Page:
Epidemic typhus is a disease which is bacterial in origin which has been documented in human populations for over 1,000 years. Untreated, typhus can be deadly, and despite control measures, periodic outbreaks of typhus do occur in various regions of the world. Epidemic typhus is most commonly seen during periods of stress, crowding, and deprivation, such as during wartime and in refugee camps, where it can spread quickly between people with weakened immune systems.
There are a number of alternate names for typhus, many of which reference the conditions in which it thrives, such as famine fever, ship fever, jail fever, camp fever, or hospital fever. This disease is also known as petechial fever, a nod to the distinctive rash associated with epidemic typhus, and putrid fever.
This disease is caused by the bacterium Rickettsia prowazekii. The bacterium is ingested by lice which in turn feed on people, leaving feces behind. When people scratch the louse bites or touch a bite and then handle the mucus membranes around their eyes, the bacterium enters the body. Someone who carries the bacterium can pass it to other people as lice feed on the original patient's body and spread the organism to new victims. In unclean conditions, typhus can move easily from person to person.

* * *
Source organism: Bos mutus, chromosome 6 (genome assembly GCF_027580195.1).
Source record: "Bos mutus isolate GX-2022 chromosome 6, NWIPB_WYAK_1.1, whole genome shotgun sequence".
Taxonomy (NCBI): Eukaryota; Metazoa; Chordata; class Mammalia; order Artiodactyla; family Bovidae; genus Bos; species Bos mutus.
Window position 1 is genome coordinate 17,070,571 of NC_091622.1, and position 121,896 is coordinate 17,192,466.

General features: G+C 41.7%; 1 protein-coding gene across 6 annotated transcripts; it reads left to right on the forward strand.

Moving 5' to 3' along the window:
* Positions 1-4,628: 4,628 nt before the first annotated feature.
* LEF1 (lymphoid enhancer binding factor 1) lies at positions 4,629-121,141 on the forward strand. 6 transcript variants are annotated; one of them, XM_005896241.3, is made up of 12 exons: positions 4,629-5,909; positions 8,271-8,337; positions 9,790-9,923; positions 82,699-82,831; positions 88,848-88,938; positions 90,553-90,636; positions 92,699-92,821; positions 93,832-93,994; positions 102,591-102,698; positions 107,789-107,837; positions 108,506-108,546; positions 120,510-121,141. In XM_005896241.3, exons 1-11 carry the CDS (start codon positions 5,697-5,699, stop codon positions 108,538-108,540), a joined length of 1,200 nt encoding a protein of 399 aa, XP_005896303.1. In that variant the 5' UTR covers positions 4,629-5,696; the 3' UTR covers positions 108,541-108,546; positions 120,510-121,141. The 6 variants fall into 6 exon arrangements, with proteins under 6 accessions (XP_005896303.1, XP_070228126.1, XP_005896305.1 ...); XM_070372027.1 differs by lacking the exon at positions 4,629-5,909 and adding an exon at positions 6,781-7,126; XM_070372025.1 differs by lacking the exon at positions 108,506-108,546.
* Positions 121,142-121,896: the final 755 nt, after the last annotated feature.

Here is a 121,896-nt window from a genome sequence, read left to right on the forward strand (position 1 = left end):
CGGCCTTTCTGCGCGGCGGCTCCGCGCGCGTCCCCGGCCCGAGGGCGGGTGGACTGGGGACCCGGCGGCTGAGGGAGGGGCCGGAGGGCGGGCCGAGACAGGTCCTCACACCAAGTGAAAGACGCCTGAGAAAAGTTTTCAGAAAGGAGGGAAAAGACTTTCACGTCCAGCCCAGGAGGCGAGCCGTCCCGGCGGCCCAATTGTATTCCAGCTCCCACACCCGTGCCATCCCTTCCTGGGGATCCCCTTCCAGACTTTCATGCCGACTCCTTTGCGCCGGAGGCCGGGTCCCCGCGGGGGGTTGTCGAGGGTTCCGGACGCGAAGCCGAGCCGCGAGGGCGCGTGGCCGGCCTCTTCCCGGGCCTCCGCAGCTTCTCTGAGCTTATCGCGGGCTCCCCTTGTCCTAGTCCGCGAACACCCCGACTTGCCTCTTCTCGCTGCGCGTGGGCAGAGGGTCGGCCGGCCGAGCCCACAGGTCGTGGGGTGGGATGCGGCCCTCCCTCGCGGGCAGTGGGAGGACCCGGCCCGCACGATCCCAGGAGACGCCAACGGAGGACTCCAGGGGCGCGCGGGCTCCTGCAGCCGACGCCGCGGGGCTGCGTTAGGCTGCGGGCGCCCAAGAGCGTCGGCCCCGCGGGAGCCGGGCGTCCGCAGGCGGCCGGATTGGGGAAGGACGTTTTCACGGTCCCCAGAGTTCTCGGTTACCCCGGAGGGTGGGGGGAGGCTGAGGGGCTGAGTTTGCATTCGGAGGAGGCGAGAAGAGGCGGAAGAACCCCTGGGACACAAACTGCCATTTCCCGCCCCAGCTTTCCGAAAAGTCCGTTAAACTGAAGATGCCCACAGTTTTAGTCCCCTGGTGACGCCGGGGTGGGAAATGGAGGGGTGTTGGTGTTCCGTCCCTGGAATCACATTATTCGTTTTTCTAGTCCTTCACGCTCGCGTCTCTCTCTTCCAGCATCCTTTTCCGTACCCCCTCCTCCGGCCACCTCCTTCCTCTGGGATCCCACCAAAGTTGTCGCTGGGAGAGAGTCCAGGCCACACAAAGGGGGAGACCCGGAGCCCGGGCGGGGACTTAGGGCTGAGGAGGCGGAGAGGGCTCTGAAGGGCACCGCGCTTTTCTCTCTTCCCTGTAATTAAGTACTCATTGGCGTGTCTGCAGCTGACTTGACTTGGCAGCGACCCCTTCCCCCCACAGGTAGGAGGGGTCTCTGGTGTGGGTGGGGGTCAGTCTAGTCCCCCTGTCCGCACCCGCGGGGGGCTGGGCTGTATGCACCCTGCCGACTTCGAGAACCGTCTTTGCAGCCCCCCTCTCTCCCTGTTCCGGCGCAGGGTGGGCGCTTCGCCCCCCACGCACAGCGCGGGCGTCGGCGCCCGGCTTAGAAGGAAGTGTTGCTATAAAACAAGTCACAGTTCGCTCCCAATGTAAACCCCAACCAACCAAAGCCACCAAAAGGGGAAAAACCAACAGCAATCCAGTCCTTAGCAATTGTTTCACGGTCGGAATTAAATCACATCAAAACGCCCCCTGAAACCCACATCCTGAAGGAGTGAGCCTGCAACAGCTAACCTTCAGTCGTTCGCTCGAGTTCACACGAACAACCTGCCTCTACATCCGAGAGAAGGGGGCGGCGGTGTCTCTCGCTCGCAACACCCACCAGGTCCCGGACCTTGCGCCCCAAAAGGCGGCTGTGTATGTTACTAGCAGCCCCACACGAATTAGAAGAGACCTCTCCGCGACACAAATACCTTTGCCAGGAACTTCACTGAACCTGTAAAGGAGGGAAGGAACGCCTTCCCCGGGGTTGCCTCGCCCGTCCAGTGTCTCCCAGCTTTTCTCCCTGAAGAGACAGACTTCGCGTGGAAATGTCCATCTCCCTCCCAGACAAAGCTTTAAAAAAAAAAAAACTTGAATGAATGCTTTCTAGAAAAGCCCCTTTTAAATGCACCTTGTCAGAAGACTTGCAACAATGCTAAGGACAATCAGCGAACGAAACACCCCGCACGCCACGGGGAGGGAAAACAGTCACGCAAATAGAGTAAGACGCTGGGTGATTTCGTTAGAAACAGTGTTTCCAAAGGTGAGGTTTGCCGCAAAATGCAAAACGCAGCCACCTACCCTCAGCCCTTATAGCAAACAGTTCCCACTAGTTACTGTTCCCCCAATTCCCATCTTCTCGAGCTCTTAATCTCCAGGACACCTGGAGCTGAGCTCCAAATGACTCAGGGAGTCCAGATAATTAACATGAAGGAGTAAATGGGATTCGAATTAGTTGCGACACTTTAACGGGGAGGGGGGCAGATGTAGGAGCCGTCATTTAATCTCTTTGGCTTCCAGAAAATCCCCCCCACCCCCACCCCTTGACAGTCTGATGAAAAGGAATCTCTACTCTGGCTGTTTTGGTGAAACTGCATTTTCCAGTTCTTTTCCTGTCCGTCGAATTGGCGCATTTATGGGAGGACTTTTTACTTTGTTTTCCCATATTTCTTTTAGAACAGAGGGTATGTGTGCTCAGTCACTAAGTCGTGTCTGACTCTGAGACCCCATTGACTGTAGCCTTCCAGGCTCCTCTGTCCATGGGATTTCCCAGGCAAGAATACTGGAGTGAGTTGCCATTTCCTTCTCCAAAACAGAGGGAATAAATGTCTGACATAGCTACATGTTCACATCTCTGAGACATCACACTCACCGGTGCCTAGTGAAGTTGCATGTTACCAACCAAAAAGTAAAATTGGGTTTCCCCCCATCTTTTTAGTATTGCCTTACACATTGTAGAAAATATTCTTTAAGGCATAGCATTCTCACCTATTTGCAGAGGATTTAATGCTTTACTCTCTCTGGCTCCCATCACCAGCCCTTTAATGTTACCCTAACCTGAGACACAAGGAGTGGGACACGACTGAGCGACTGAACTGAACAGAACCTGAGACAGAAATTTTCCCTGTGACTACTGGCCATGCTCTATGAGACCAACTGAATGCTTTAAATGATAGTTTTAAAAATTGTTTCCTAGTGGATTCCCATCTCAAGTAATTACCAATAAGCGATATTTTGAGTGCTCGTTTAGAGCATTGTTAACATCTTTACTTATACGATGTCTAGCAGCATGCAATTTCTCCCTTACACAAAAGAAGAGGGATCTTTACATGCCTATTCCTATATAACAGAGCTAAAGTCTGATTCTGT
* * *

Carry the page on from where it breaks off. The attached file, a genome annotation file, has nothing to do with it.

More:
It can take one to two weeks for epidemic typhus to incubate in the body. Once the disease breaks out, it is characterized by a very high fever and a state of stupor; the term “typhus” is derived from the Greek word for “mist” or “fog,” referencing the state of confusion and fogginess which patients enter. Patients also develop a rash, muscle pains, chills, and headaches. They are often sensitive to light and fall into a delirium.
Epidemic typhus is preventable with vaccines and it can also be treated with antibiotic medications. Furthermore, control measures which limit louse populations can also reduce the risk of spreading typhus. If animals like rats and squirrels which can sustain a population of lice are kept away from human habitation, this also limits the chance that epidemic typhus will gain a foothold.
Typhus is a condition which can recrudesce, meaning that it will recur in a patient after an extended period of reasonably good health. Typhus returns because organisms can linger in the body and when the patient's immune system declines, they can start breeding again. When typhus recurs, it is known as Brill-Zinsser disease.